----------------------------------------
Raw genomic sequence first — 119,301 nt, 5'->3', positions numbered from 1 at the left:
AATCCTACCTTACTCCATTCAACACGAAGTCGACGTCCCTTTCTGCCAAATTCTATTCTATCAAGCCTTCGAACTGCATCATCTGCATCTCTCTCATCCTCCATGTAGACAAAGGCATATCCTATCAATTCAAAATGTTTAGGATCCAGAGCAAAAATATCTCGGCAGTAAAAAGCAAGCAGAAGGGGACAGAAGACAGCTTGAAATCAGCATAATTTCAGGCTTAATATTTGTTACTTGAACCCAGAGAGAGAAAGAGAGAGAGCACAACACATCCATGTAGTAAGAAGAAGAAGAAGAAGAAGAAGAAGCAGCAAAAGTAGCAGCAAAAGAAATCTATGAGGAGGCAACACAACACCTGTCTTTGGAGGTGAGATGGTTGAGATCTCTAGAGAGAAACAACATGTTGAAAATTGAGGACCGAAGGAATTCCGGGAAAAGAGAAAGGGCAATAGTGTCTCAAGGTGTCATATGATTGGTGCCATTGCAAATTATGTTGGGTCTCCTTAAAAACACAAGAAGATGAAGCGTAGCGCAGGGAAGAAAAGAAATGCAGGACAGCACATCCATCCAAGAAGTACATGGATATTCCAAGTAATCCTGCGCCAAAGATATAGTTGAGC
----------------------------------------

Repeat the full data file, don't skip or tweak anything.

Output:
Raw genomic sequence first — 119,301 nt, 5'->3', positions numbered from 1 at the left:
AATCCTACCTTACTCCATTCAACACGAAGTCGACGTCCCTTTCTGCCAAATTCTATTCTATCAAGCCTTCGAACTGCATCATCTGCATCTCTCTCATCCTCCATGTAGACAAAGGCATATCCTATCAATTCAAAATGTTTAGGATCCAGAGCAAAAATATCTCGGCAGTAAAAAGCAAGCAGAAGGGGACAGAAGACAGCTTGAAATCAGCATAATTTCAGGCTTAATATTTGTTACTTGAACCCAGAGAGAGAAAGAGAGAGAGCACAACACATCCATGTAGTAAGAAGAAGAAGAAGAAGAAGAAGAAGCAGCAAAAGTAGCAGCAAAAGAAATCTATGAGGAGGCAACACAACACCTGTCTTTGGAGGTGAGATGGTTGAGATCTCTAGAGAGAAACAACATGTTGAAAATTGAGGACCGAAGGAATTCCGGGAAAAGAGAAAGGGCAATAGTGTCTCAAGGTGTCATATGATTGGTGCCATTGCAAATTATGTTGGGTCTCCTTAAAAACACAAGAAGATGAAGCGTAGCGCAGGGAAGAAAAGAAATGCAGGACAGCACATCCATCCAAGAAGTACATGGATATTCCAAGTAATCCTGCGCCAAAGATATAGTTGAGC